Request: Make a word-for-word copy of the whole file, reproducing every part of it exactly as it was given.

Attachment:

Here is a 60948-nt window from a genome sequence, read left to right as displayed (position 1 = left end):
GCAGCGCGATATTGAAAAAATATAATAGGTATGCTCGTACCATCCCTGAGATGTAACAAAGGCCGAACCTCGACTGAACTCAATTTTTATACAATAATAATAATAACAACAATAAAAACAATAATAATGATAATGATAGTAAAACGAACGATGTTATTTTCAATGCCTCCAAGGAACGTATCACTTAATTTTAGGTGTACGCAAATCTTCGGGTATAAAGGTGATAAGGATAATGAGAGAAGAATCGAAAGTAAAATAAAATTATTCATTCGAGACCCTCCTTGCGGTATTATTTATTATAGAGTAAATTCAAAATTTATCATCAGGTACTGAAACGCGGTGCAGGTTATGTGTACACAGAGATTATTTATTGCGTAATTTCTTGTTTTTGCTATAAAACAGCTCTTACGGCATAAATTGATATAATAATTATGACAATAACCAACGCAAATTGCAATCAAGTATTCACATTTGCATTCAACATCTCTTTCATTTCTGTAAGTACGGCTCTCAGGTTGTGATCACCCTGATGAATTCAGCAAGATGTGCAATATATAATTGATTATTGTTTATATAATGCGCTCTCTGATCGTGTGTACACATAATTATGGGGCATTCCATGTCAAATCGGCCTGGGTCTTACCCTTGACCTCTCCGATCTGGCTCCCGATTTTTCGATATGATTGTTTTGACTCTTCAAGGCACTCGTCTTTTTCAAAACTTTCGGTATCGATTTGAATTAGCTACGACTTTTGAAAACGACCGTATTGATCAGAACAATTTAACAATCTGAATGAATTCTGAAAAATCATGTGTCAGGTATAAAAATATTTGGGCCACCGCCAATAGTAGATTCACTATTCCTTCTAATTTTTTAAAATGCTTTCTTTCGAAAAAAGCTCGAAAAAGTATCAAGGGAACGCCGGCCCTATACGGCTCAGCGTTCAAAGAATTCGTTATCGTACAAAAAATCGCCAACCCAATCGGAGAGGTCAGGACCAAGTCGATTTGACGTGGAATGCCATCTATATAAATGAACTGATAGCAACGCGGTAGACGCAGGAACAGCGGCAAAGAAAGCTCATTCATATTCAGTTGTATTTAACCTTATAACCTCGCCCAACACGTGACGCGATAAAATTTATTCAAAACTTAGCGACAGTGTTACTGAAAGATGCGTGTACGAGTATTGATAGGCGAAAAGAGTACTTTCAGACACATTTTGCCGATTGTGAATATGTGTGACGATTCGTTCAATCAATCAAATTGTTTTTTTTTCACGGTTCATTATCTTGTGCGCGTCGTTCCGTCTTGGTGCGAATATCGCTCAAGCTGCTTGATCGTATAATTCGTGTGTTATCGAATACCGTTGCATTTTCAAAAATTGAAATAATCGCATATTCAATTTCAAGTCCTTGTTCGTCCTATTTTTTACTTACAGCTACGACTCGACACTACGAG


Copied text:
Here is a 60948-nt window from a genome sequence, read left to right as displayed (position 1 = left end):
GCAGCGCGATATTGAAAAAATATAATAGGTATGCTCGTACCATCCCTGAGATGTAACAAAGGCCGAACCTCGACTGAACTCAATTTTTATACAATAATAATAATAACAACAATAAAAACAATAATAATGATAATGATAGTAAAACGAACGATGTTATTTTCAATGCCTCCAAGGAACGTATCACTTAATTTTAGGTGTACGCAAATCTTCGGGTATAAAGGTGATAAGGATAATGAGAGAAGAATCGAAAGTAAAATAAAATTATTCATTCGAGACCCTCCTTGCGGTATTATTTATTATAGAGTAAATTCAAAATTTATCATCAGGTACTGAAACGCGGTGCAGGTTATGTGTACACAGAGATTATTTATTGCGTAATTTCTTGTTTTTGCTATAAAACAGCTCTTACGGCATAAATTGATATAATAATTATGACAATAACCAACGCAAATTGCAATCAAGTATTCACATTTGCATTCAACATCTCTTTCATTTCTGTAAGTACGGCTCTCAGGTTGTGATCACCCTGATGAATTCAGCAAGATGTGCAATATATAATTGATTATTGTTTATATAATGCGCTCTCTGATCGTGTGTACACATAATTATGGGGCATTCCATGTCAAATCGGCCTGGGTCTTACCCTTGACCTCTCCGATCTGGCTCCCGATTTTTCGATATGATTGTTTTGACTCTTCAAGGCACTCGTCTTTTTCAAAACTTTCGGTATCGATTTGAATTAGCTACGACTTTTGAAAACGACCGTATTGATCAGAACAATTTAACAATCTGAATGAATTCTGAAAAATCATGTGTCAGGTATAAAAATATTTGGGCCACCGCCAATAGTAGATTCACTATTCCTTCTAATTTTTTAAAATGCTTTCTTTCGAAAAAAGCTCGAAAAAGTATCAAGGGAACGCCGGCCCTATACGGCTCAGCGTTCAAAGAATTCGTTATCGTACAAAAAATCGCCAACCCAATCGGAGAGGTCAGGACCAAGTCGATTTGACGTGGAATGCCATCTATATAAATGAACTGATAGCAACGCGGTAGACGCAGGAACAGCGGCAAAGAAAGCTCATTCATATTCAGTTGTATTTAACCTTATAACCTCGCCCAACACGTGACGCGATAAAATTTATTCAAAACTTAGCGACAGTGTTACTGAAAGATGCGTGTACGAGTATTGATAGGCGAAAAGAGTACTTTCAGACACATTTTGCCGATTGTGAATATGTGTGACGATTCGTTCAATCAATCAAATTGTTTTTTTTTCACGGTTCATTATCTTGTGCGCGTCGTTCCGTCTTGGTGCGAATATCGCTCAAGCTGCTTGATCGTATAATTCGTGTGTTATCGAATACCGTTGCATTTTCAAAAATTGAAATAATCGCATATTCAATTTCAAGTCCTTGTTCGTCCTATTTTTTACTTACAGCTACGACTCGACACTACGAG